Microsoft Sets Sights on Nvidia After Google

Avatar admin | May 9, 2023

Microsoft Sets Sights on Nvidia After Google

Microsoft Sets Sights on Nvidia After Google

It appears that Microsoft is positioning itself alongside AMD to challenge Nvidia’s monopoly in the graphics processing unit (GPU) market.

In response to a question regarding Microsoft’s plans to compete with Google’s search business, CEO Satya Nadella suggested that he merely intends to make Google “dance.” It seems that Microsoft sees AMD as a partner in its efforts to disrupt another monopoly, this time that of Nvidia.

Recent reports suggest that Microsoft has been working on its own in-house artificial intelligence (AI) processors since 2019, codenamed Athena, in a bid to challenge Google and Amazon Web Services (AWS), both of which have their own in-house chips for training and inference. Furthermore, it is alleged that Microsoft’s secret project is being conducted in collaboration with AMD.

There is much speculation that Microsoft is financing AMD’s AI chip push, a surprise move given its strong partnership with Nvidia, which helps to train OpenAI’s large language models on Azure. It appears that AMD and Microsoft are potentially conspiring to unseat Nvidia, which resulted in a drop in Nvidia’s shares following the report.

This would not be the first time that Microsoft has turned to AMD for support. AMD’s silicon already powers the secure AI infrastructure in Azure cloud services, as well as playing a part in the Xbox Series X and Series S consoles.

Market Positioning

At present, Nvidia enjoys a monopoly in the GPU market, with the industry seeking an alternative. In the data center segment, it appears that Intel and AMD are fighting over scraps, while Nvidia continues to dominate sales. It is possible that Microsoft is seeking an alternative to Nvidia that can handle its workload without the same financial investment.

Semiconductor analyst Sravan Kundojjala explains that Microsoft had been counting on Intel, but it has not yet been delivered. AMD has excellent GPU technology, but it has fallen behind in software optimization. AMD is set to release the Instinct MI300 later this year, which will be its first attempt at building a true data center/high-performance computing (HPC)-class accelerated processing unit (APU), combining the best of AMD’s CPU and GPU technologies.

AI and Machine Learning

To compete with Nvidia, AMD developed a software framework called ROCm™, an open software platform that provides HPC and AI communities with access to open compute languages, compilers, libraries, and tools. However, it is not yet fully mature. Nvidia’s CUDA works with all kinds of industries, but AMD doesn’t have that luxury. In the data center, AMD is attempting to focus its attention on specific verticals and workloads, positioning itself accordingly. One of those customers is Microsoft.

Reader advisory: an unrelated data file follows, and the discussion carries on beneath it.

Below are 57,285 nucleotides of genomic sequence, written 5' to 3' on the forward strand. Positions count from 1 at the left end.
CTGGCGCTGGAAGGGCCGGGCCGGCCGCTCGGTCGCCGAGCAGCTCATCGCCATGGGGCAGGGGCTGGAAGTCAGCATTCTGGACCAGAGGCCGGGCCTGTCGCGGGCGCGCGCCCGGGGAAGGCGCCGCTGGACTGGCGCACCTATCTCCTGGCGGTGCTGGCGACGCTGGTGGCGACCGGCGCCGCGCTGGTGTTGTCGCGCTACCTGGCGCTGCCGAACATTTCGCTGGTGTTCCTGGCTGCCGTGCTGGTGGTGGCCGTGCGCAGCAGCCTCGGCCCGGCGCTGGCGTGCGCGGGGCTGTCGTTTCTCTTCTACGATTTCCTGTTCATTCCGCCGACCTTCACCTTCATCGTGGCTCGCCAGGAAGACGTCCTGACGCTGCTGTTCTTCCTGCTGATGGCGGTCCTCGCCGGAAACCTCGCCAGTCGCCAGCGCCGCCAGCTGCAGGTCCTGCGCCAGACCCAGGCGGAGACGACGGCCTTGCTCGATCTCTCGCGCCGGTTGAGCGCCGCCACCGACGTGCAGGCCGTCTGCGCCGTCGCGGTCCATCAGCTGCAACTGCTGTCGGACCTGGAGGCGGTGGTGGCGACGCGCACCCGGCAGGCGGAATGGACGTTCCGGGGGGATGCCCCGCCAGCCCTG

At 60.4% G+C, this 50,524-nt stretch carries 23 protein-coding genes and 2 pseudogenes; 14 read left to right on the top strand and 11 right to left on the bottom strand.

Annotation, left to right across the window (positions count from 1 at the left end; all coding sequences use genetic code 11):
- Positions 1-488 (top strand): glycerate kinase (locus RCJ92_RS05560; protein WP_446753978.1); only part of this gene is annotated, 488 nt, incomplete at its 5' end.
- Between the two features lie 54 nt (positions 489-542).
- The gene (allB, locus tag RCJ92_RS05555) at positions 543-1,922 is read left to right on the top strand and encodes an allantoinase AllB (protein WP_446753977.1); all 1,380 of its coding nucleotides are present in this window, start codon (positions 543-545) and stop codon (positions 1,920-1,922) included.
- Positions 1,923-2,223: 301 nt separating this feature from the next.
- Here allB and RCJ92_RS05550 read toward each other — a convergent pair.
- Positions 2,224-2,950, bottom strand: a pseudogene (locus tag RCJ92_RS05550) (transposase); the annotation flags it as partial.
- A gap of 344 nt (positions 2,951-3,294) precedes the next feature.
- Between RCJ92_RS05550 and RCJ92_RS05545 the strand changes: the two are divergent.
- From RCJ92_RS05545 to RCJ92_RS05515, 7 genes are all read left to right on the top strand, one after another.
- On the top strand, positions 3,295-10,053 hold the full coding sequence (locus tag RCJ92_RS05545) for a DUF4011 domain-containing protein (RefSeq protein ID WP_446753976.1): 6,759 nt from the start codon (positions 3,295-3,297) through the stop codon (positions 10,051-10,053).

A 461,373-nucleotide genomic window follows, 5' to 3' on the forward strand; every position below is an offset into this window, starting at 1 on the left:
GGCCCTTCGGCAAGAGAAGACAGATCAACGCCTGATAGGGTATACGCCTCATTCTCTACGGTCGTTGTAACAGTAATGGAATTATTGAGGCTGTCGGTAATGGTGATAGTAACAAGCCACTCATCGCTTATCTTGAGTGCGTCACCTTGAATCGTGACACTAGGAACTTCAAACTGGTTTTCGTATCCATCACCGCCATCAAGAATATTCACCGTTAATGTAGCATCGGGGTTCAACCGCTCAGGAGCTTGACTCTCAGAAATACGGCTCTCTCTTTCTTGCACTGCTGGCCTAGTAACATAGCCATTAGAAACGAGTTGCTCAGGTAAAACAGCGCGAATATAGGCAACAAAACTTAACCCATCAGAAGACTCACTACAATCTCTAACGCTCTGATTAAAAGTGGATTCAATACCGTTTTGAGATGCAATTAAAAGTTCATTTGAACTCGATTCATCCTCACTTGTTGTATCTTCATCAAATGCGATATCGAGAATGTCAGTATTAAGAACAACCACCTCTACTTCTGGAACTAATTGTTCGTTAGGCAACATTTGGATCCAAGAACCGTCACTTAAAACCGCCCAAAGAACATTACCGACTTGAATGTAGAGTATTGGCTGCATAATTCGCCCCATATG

Nvidia alone cannot serve every use case or customer. Kundojjala suggests that “it’s a growing tide, lifts all the boat kind of situation.” If AMD wins, Nvidia does not necessarily have to lose, as both can grow. However, he also argues that Microsoft’s push towards AMD will not impact the pricing that Nvidia offers for its GPUs.

“Unlike consumer applications, data center customers are not sensitive to price. The enterprise cloud market doesn’t care about pricing. What they need is a product that is good, with a roadmap that is good and the maturity of the software framework that they provide alongside the hardware product that is good,” he added.

Generative AI Gold Rush

During a recent earnings call, AMD CEO Lisa Su suggested that there are opportunities beyond hyper scalers and game consoles for AMD’s intellectual property, such as semi-custom opportunities with higher volume potential.

AMD has already tasted success with its semi-custom gaming consoles, such as the Sony PS and Microsoft Xbox. Now, the company aims to implement this business model in data centers by partnering with hyper scalers like Microsoft. Kundojjala, an industry expert, believes that Microsoft’s expertise in AI can accelerate AMD’s software development in this space.

Despite generating a few hundred million dollars in revenue from its data center GPUs, AMD’s sales figures pale in comparison to Nvidia’s earnings of nearly $15 to $16 billion. Kundojjala explains that AMD’s delayed entry into the data center market was due to the company’s focus on competing with Intel, which had a more substantial market share. However, AMD is still posting strong profits, despite inventory corrections and slow data center sales, whereas Intel is reporting losses and investing billions in new fabs. Recently, AMD unveiled its new Ryzen 7040U series processors for laptops and made bold claims about outpacing Intel’s competition and even the MacBook M2. These accomplishments indicate that AMD is moving in the right direction.

AMD now recognizes the critical role that generative AI plays in data centers. However, the company’s MI300 product will not be fully operational until 2024, so significant changes will not happen overnight. It will take at least another three years for AMD to make a substantial impact in the data center GPU market.

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